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People's Daily Online>>China Business

Consolidation to create rare-earth 'giants'

By Wu Jiao and Wei Tian (China Daily)

10:09, March 12, 2012

Minister of Industry and Information Technology Miao Wei (center) surrounded by journalists at the Great Hall of the People in Beijing on Sunday during the fourth plenary meeting of the Fifth Session of the 11th National People's Congress. (Jiang Dong / China Daily)

China will establish two or three large rare-earth enterprises by consolidating companies in the sector, said a top industry official on Sunday.

Miao Wei, minister of industry and information technology, said on the sideline of the annual national legislative session that China will retain limits on rare-earth export quotas after the industry rationalization.

Miao said the first large rare-earth enterprise had already been created in the Inner Mongolia autonomous region by consolidating 14 related companies under the leadership of Baotou Steel Rare-Earth Hi-Tech Co.

Miao didn't give a timetable for the nationwide restructuring, but a statement issued in February last year said that over a five-year period, China would regulate the industry to ensure "reasonable exploration and orderly production".

Export quotas were introduced to prevent smuggling and illegal exploration in the ill-regulated industry.

Although its rare-earth deposits account for only 35 percent of the world's total, China remains the world's largest rare-earth exporter. It accounts for more than 90 percent of global output of the 17 rare-earth metals, which are used in the electronics, defense and renewable energy industries.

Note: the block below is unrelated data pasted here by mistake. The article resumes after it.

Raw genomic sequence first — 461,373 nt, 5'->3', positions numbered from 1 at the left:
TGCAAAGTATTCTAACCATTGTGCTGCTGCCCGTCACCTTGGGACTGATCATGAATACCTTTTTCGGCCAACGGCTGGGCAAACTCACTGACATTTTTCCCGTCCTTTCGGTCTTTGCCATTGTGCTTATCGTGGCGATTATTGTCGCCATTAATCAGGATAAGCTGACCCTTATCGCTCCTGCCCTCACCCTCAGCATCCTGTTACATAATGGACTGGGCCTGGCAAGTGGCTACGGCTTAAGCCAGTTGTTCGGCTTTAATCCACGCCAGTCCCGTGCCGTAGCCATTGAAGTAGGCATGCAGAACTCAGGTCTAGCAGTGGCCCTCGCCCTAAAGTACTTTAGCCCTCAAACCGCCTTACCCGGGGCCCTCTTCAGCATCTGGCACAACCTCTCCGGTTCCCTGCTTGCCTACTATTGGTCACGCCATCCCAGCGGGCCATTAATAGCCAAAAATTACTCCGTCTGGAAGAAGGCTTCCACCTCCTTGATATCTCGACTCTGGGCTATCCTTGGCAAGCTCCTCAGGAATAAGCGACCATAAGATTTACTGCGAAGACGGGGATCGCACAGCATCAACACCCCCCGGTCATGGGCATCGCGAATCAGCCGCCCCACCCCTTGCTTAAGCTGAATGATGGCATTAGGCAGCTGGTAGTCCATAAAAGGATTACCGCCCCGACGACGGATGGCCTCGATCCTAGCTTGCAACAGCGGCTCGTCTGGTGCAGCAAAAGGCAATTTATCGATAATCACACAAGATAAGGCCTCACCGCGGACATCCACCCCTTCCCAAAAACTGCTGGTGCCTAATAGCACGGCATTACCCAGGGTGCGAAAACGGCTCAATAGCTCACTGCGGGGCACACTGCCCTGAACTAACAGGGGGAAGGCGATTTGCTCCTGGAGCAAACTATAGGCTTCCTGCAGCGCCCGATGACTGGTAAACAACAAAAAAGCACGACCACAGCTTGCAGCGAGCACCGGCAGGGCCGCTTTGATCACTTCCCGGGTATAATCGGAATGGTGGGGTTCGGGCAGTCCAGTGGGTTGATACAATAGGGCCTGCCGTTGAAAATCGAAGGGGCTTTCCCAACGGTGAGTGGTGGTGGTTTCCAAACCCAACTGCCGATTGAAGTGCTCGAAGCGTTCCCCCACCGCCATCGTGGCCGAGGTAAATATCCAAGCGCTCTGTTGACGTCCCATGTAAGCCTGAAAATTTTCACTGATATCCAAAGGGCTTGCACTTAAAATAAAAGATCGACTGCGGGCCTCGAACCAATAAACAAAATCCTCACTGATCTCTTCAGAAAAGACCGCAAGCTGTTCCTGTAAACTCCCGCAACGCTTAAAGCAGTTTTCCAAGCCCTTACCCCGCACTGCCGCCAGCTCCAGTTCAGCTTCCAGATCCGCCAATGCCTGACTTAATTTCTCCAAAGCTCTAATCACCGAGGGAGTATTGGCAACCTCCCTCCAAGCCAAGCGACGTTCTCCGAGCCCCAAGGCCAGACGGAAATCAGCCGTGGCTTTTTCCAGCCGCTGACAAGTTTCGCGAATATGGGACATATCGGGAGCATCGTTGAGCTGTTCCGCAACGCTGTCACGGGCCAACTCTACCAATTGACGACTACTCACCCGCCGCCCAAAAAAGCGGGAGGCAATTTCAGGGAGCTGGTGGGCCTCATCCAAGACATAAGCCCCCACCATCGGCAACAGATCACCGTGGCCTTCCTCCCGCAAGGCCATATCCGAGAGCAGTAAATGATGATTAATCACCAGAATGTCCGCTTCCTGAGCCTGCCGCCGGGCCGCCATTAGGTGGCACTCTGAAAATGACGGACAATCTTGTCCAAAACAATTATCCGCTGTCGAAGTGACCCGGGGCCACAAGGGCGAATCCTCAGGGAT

The country said last year it would tighten up regulations on exploration, processing and environmental protection related to rare-earth exports, with officials saying that the move was primarily motivated by environmental concerns and was in compliance with World Trade Organization rules.

According to Miao, after the rationalization, export quotas will be set in accordance with the annual production amount, which is also in line with WTO rules.

Miao said that the rare-earth export quota in 2012 would be the same as in 2011. The full-year quota for 2011 was 30,184 tons, but actual exports amounted to just half of the quota.

Tougher regulations and a halt to illegal exploration meant rare-earth output declined last year and prices rose, leading to a sharp fall in consumption by foreign companies, Miao added.

"It is totally groundless to blame China for not selling or controlling rare-earth exports. The fact is that many foreign firms are cutting their usage," said Miao.

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